It’s evident Pete Carroll and Russell Wilson were a match made in football heaven.
Do you mind? Trying to make a point here.
Between midseason 2012 and the NFCCG victory over Green Bay (which Wisconsin kids are free to cry about for the rest of their lives, just like locals will do about XLIX; the important thing is that children everywhere are sad), the Wilson-Carroll Seahawks went 38-9.
38-9. My god. Six playoff victories mixed in, too. The Seahawks had won only seven total times in the postseason prior to Carroll’s arrival. Again, match, heaven, made.
I mean, you couldn’t write a better gridiron love story than the youngest old man in the world paired with the dorkiest superstar in the game. And the love lives on to this day, if somewhat less frequently punctuated with torrid sportgasms. Since their pseudodynastic 47-game stretch, the Seahawks are a presentable, even sometimes enjoyable, 53-34-1. They’ve gone the equivalent of 10-6 five times, with a bucket of playoff appearances but a less-than-overflowing bucket of playoff wins.
Consider: the 2013 Seahawks posted a point differential of +186… while the 2016-17-18-19 Seahawks are +184, combined for all four years. So, they’re not the same dominant team they once were. Is it possible — it is even conceivable — that the Seahawks, Russell Wilson and Pete Carroll are no longer a perfect menage a trois? Is it possible both men might be better off apart, free to build successful stories of their own in separate franchises, free of the malaise that afflicts those who have to settle for stubborn above-average results after a glorious run of excellence?
“Yes. it is possible. I may speak now, right?”
Yes. Sure. It’s okay to say it out loud. It is possible. What does Wilson look like on a Seattle team no longer run by Carroll?
“I know this one. I’m in Seahawks Twitter. I am Seahawks Twitter. HE FINALLY GETS TO COOK!”
Few coaches run the ball as much as Carroll, value run blocking over pass pro as much as Carroll, and wax about establishing an identity as much as Carroll, while making no public effort, or discernible game-day effort for that matter, to embrace analytics. To call him old-school between the lines is the fairest thing ever, even as the coach embodies new-school attitudes Monday through Saturday.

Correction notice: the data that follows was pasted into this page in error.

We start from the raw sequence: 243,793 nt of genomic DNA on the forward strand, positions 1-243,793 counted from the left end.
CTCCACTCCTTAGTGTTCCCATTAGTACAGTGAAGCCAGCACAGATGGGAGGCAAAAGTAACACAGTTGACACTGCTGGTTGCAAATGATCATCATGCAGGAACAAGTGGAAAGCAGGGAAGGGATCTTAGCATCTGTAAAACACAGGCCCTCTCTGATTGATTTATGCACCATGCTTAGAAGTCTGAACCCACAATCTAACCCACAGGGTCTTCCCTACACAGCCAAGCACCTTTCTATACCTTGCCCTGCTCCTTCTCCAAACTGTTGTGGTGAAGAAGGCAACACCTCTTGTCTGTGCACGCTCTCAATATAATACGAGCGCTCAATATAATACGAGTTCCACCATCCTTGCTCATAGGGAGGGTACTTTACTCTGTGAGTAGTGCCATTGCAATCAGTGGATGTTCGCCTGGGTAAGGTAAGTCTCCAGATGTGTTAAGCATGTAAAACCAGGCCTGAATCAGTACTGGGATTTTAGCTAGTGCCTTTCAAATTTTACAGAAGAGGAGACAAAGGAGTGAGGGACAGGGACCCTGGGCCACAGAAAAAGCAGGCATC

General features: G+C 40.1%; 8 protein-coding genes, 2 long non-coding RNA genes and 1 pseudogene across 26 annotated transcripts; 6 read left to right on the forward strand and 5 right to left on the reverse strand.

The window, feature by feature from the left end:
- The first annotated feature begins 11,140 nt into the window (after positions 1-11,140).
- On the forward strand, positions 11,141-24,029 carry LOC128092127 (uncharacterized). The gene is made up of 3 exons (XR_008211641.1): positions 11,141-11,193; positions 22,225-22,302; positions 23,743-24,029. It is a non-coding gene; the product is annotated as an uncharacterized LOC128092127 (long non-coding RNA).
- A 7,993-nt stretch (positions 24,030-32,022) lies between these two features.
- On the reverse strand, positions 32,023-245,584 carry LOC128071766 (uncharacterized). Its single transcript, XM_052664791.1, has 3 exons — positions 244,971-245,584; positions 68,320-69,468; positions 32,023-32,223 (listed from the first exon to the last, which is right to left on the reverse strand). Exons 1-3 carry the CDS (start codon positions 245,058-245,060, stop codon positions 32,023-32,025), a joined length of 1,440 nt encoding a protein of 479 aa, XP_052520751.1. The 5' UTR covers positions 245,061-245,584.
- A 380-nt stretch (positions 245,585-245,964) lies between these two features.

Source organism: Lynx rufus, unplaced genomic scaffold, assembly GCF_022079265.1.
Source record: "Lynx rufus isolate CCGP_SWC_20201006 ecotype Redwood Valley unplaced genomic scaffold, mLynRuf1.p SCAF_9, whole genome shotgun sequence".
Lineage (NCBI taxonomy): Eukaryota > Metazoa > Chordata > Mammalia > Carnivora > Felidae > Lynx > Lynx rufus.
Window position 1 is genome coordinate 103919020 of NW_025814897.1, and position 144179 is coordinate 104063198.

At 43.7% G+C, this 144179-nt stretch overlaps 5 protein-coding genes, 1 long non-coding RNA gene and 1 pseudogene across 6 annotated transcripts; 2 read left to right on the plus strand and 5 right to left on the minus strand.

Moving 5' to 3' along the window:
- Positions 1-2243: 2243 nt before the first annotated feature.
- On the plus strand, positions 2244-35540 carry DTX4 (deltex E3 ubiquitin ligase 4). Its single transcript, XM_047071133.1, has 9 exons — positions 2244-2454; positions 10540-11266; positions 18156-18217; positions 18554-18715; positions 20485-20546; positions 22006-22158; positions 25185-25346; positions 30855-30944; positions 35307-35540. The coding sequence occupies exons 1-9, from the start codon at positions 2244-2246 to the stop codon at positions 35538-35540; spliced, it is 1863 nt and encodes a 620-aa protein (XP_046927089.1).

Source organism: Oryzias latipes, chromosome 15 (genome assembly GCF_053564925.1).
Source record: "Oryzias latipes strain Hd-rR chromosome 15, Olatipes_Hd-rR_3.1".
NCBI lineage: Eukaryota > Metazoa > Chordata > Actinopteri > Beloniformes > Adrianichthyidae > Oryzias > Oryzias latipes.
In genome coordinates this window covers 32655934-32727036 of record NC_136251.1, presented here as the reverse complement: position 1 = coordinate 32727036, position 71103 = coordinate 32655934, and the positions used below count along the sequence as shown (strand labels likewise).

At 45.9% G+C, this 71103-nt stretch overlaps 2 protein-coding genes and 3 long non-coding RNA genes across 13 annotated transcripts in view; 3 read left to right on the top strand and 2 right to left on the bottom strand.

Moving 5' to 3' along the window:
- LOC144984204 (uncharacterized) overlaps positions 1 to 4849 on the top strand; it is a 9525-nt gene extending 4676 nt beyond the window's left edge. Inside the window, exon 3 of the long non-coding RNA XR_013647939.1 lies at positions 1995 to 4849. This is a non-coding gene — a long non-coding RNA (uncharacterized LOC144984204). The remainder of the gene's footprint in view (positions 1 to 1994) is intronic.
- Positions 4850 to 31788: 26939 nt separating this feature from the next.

Give Russ a new, more up-to-date coach, with a new, more up-to-date offense, the thinking goes (“I do think this every day! I tweet this every day!”) and watch the Seahawks score a Chiefly or Ravenous amount of touchdowns. Sometimes enough to win by two scores, even.
“What’s that like?”
We do not know. We cannot know. The exercise is theoretical.
The corollary (Carrollary?) is that RW sans PC becomes a volume passing god, even more of a fantasy football darling, and cements his Hall of Fame case with a few gaudy seasons and at least one more SB appearance. By 2028, as retirement peeks its balding head around the corner, he is spoken of in the same breath as all the greats.
What does Carroll gain by forfeiting a top 3 quarterback?
“Oh this one’s tougher. I’ll let you take it.”
Gracious of you. Pete gets to build the team he concocted the first time in Seattle. Accumulates defensive playmakers, relies on a punishing ground game, deploys special teams that actually are special in the positive sense of the word, all of it facilitated by a quarterback who doesn’t fuck it up.
You can’t make that entire checklist happen that on a $35 million QB contract. You just can’t. Something has to give in roster construction, assuming your drafts are of average quality. Right now the Seahawks don’t have any elite defensive line talent outside of Poona Ford, and the only good nickel corner they found since the Super Bowl years priced himself off the team. In a Carroll-led universe where the quarterback is only getting paid a few million a year instead of all the millions all of the years, there are three fewer holes on the team. The defense is suddenly top 5 again.
“Good call on Poona.”